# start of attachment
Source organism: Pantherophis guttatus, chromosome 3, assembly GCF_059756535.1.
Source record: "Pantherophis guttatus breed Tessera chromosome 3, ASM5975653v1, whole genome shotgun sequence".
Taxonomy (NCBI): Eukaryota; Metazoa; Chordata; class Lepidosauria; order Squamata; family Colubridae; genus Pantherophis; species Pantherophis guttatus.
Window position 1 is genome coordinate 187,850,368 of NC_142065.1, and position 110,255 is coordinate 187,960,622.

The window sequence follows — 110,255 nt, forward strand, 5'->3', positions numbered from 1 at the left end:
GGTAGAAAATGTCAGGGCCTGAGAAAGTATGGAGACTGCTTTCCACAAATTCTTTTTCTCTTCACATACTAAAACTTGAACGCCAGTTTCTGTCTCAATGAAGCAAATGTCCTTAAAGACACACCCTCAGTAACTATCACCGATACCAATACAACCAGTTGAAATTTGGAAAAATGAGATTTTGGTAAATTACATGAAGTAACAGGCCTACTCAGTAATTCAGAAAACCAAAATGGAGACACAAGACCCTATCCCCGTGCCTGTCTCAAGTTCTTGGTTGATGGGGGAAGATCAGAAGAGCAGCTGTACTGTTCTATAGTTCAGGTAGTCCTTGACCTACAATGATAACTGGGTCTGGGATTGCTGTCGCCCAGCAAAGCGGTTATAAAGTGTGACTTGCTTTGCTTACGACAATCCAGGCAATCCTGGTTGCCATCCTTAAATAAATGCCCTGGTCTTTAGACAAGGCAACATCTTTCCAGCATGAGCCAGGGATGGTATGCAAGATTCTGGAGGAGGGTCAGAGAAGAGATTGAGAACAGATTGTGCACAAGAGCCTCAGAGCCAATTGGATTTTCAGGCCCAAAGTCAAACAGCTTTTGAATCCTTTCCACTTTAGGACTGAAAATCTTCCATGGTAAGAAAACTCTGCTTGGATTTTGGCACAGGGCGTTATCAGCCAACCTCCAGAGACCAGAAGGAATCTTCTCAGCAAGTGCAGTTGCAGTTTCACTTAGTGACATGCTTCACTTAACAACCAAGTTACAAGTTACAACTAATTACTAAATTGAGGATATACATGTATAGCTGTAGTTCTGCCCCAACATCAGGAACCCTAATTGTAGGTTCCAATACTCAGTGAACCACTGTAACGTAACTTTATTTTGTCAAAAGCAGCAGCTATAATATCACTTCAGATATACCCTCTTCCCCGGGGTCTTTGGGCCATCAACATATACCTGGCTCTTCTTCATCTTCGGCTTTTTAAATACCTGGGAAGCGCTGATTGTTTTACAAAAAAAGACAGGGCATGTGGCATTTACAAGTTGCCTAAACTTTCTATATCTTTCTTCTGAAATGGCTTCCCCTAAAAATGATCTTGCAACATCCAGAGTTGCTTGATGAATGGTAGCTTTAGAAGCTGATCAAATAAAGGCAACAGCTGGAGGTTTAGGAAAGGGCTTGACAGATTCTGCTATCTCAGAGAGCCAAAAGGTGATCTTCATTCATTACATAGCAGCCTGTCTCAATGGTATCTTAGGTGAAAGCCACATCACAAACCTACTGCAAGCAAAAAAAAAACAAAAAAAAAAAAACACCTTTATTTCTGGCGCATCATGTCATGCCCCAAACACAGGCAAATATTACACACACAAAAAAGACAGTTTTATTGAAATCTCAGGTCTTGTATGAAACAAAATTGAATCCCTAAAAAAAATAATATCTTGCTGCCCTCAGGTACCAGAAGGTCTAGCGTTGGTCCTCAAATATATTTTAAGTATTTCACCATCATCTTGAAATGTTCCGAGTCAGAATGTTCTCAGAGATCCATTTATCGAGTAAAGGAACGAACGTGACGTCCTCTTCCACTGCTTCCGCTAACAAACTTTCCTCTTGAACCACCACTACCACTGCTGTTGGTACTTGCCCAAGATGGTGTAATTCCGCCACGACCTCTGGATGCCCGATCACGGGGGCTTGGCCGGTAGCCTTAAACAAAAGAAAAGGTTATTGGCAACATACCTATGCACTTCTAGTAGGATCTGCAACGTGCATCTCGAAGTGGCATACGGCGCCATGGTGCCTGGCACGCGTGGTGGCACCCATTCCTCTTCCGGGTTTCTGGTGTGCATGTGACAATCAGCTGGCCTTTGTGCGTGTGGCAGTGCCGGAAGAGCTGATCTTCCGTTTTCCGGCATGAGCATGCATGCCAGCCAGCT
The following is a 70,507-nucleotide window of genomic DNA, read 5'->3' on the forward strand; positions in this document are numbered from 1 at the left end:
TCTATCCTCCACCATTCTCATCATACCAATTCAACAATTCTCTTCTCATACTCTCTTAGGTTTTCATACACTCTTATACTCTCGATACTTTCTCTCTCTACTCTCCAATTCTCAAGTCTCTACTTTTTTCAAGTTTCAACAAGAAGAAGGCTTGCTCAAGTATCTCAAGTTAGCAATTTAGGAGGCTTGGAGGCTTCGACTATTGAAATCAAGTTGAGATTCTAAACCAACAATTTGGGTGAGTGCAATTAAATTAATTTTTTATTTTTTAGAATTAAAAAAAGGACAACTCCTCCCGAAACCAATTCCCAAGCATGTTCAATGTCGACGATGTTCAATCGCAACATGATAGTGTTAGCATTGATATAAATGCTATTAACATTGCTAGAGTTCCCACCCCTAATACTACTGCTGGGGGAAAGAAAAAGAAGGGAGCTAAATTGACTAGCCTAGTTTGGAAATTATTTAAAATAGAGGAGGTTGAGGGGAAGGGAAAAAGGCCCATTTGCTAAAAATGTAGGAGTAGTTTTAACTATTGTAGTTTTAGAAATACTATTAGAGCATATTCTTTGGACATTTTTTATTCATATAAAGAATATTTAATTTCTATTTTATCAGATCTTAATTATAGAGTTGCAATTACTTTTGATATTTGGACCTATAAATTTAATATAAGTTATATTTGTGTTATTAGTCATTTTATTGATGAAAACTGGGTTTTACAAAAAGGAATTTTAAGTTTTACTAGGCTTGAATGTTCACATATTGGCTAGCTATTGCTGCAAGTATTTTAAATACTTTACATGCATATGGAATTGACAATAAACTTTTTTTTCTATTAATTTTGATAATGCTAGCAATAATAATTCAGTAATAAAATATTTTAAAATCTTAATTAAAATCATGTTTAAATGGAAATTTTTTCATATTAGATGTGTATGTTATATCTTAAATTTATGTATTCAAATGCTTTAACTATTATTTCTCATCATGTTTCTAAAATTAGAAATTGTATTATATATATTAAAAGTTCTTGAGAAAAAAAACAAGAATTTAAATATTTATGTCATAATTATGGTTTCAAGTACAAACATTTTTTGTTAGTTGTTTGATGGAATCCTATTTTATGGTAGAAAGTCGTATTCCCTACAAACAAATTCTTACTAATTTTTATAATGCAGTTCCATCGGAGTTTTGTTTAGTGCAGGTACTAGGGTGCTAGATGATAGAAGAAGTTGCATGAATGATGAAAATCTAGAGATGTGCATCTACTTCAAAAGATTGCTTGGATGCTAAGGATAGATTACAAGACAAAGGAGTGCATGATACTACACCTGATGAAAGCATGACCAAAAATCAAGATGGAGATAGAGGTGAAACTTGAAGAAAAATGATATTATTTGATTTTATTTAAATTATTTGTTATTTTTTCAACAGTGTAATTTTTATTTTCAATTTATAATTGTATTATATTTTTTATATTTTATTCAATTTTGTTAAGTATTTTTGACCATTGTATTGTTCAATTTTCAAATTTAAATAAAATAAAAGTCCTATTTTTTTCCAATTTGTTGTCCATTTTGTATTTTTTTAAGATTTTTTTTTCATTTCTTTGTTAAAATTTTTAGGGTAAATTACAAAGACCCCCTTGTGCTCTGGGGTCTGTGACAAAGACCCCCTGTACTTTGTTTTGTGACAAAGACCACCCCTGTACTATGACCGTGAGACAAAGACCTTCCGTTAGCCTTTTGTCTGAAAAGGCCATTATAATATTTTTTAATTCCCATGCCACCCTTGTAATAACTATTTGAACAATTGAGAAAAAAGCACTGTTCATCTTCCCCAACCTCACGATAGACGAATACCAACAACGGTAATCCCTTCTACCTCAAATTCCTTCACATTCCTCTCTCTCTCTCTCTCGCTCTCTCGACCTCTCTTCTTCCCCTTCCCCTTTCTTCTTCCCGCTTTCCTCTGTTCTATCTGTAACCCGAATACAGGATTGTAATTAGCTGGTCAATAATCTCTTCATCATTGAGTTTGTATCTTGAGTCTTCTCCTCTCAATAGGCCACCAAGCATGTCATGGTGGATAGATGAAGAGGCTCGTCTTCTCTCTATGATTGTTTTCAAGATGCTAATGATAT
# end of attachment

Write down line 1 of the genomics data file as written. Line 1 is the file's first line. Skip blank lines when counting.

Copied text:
Source organism: Pantherophis guttatus, chromosome 3, assembly GCF_059756535.1.